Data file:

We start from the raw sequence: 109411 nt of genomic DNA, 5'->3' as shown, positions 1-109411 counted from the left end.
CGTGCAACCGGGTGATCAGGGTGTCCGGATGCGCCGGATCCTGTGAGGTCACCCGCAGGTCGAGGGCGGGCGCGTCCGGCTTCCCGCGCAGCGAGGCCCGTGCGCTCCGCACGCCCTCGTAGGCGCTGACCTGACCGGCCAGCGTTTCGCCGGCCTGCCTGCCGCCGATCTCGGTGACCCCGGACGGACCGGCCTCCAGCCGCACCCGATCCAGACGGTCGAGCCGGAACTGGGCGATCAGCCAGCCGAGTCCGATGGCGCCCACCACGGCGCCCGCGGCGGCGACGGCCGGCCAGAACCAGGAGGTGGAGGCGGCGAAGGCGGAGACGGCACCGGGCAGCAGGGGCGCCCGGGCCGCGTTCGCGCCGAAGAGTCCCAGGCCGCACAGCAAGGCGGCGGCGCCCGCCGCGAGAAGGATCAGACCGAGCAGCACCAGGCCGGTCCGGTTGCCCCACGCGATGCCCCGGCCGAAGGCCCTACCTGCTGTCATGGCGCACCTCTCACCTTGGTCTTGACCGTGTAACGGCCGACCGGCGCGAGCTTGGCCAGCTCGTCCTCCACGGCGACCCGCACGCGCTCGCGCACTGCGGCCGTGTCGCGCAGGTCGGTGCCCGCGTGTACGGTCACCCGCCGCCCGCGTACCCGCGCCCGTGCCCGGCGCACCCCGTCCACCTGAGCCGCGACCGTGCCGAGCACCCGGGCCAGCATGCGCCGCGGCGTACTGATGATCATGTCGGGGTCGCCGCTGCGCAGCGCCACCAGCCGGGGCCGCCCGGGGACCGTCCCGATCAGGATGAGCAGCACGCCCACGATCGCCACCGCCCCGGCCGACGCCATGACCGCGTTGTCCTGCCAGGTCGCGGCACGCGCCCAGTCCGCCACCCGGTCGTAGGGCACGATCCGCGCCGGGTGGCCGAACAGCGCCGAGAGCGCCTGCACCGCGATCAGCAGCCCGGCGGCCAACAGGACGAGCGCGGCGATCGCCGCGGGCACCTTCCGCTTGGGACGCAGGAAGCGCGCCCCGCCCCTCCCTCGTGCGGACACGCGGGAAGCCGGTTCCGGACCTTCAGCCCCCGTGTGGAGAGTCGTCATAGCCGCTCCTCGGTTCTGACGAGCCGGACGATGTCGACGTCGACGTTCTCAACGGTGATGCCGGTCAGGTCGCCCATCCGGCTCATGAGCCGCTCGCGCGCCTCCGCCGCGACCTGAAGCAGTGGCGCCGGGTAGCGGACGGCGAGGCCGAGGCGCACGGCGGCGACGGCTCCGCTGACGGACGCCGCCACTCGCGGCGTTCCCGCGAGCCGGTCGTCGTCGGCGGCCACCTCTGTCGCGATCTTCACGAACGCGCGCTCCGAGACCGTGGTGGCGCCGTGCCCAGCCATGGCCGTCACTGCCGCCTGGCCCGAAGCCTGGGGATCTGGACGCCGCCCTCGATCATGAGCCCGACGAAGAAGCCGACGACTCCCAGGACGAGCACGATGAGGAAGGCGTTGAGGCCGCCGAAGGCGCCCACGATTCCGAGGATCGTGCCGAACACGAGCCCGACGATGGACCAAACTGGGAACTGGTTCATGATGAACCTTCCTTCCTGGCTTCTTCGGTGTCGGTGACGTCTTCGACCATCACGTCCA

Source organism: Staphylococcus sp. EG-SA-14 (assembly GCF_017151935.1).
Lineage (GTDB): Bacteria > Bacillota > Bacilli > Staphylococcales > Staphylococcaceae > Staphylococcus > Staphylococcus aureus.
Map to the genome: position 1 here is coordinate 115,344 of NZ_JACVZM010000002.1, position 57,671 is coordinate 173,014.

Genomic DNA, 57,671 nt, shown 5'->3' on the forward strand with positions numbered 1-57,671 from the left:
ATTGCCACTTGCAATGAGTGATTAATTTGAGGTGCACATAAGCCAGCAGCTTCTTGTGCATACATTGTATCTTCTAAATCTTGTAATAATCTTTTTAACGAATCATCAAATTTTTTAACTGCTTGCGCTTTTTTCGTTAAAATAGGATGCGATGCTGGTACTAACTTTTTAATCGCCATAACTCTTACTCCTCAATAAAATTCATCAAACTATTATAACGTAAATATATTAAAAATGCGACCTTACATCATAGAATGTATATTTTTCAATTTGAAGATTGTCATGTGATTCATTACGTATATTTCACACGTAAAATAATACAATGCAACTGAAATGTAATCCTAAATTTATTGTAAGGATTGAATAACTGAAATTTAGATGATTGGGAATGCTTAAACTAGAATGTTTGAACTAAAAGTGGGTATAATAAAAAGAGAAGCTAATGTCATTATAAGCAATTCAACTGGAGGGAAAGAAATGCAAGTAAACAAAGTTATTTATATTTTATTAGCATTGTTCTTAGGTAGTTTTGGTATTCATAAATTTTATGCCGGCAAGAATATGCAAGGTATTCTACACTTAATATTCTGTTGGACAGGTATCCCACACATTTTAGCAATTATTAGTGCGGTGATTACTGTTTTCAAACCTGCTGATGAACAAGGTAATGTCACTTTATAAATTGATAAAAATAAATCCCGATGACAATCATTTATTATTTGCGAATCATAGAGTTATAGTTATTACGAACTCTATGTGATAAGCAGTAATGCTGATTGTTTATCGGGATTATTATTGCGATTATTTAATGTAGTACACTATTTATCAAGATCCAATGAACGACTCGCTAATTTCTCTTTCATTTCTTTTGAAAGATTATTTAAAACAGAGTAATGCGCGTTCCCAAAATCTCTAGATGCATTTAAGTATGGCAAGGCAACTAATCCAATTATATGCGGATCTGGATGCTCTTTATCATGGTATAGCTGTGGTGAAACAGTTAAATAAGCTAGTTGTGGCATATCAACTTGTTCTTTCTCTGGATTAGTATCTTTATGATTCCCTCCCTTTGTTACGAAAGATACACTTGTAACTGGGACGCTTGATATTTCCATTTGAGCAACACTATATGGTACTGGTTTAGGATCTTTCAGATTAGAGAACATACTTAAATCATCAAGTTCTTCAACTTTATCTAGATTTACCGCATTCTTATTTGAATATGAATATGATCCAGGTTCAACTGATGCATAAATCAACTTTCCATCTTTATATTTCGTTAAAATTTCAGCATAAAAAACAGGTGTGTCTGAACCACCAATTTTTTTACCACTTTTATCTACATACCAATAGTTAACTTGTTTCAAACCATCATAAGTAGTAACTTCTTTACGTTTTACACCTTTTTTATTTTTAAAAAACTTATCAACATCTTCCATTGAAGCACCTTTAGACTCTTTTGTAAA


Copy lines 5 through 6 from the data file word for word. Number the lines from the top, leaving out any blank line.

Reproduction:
Map to the genome: position 1 here is coordinate 115,344 of NZ_JACVZM010000002.1, position 57,671 is coordinate 173,014.

Genomic DNA, 57,671 nt, shown 5'->3' on the forward strand with positions numbered 1-57,671 from the left: